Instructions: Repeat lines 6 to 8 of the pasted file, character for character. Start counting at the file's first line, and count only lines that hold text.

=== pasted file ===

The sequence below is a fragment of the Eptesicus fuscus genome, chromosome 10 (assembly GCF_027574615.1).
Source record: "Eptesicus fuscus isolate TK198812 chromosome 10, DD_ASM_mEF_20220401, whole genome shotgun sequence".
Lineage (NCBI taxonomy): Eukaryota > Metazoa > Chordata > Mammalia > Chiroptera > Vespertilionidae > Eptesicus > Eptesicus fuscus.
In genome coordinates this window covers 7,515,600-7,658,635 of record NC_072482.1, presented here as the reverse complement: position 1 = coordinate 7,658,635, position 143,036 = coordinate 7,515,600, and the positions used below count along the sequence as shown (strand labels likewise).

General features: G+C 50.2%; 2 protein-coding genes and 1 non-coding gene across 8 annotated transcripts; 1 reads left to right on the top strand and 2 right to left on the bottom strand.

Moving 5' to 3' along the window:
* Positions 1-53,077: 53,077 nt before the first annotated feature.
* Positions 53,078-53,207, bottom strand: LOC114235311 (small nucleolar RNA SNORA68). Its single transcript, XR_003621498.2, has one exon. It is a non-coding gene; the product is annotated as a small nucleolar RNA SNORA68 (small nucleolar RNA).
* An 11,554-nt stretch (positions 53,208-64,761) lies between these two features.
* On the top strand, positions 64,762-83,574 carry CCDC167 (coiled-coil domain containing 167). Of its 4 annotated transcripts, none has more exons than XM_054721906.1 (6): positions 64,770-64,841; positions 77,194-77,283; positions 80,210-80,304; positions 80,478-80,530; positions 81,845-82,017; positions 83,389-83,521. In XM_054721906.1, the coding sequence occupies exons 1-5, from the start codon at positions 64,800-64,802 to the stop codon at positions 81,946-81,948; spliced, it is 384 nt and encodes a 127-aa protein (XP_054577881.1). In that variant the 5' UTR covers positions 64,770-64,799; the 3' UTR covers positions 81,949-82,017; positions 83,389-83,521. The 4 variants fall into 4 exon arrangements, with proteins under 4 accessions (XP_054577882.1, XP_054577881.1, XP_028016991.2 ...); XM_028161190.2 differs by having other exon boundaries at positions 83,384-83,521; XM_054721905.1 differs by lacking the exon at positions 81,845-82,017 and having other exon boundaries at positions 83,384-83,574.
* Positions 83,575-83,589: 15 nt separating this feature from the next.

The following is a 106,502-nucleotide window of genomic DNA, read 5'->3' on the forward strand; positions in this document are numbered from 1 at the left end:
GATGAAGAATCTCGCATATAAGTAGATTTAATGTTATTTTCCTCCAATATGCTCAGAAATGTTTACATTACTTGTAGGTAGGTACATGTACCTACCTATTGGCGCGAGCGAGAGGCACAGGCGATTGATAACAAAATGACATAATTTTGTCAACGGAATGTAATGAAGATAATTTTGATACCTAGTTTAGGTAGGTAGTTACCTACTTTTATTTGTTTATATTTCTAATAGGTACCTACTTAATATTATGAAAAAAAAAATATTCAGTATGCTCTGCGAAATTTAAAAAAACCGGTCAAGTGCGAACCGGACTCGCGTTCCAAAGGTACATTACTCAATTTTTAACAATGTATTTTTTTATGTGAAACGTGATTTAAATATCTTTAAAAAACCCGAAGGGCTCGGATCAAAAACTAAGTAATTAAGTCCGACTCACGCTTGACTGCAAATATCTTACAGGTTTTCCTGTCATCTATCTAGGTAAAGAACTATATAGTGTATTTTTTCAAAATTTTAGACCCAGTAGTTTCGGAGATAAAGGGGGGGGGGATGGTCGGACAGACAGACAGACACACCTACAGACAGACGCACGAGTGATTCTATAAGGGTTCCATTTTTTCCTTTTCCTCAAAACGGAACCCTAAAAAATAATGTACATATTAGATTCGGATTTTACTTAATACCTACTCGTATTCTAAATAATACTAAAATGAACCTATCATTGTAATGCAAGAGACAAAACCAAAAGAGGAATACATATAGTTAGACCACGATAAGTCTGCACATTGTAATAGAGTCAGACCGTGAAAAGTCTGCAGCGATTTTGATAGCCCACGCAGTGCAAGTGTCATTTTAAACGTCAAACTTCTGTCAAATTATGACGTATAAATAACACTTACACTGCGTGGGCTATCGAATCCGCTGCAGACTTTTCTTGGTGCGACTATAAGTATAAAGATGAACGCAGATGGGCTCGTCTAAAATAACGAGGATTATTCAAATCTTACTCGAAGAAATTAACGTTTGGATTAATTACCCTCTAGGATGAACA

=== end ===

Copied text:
Moving 5' to 3' along the window:
* Positions 1-53,077: 53,077 nt before the first annotated feature.
* Positions 53,078-53,207, bottom strand: LOC114235311 (small nucleolar RNA SNORA68). Its single transcript, XR_003621498.2, has one exon. It is a non-coding gene; the product is annotated as a small nucleolar RNA SNORA68 (small nucleolar RNA).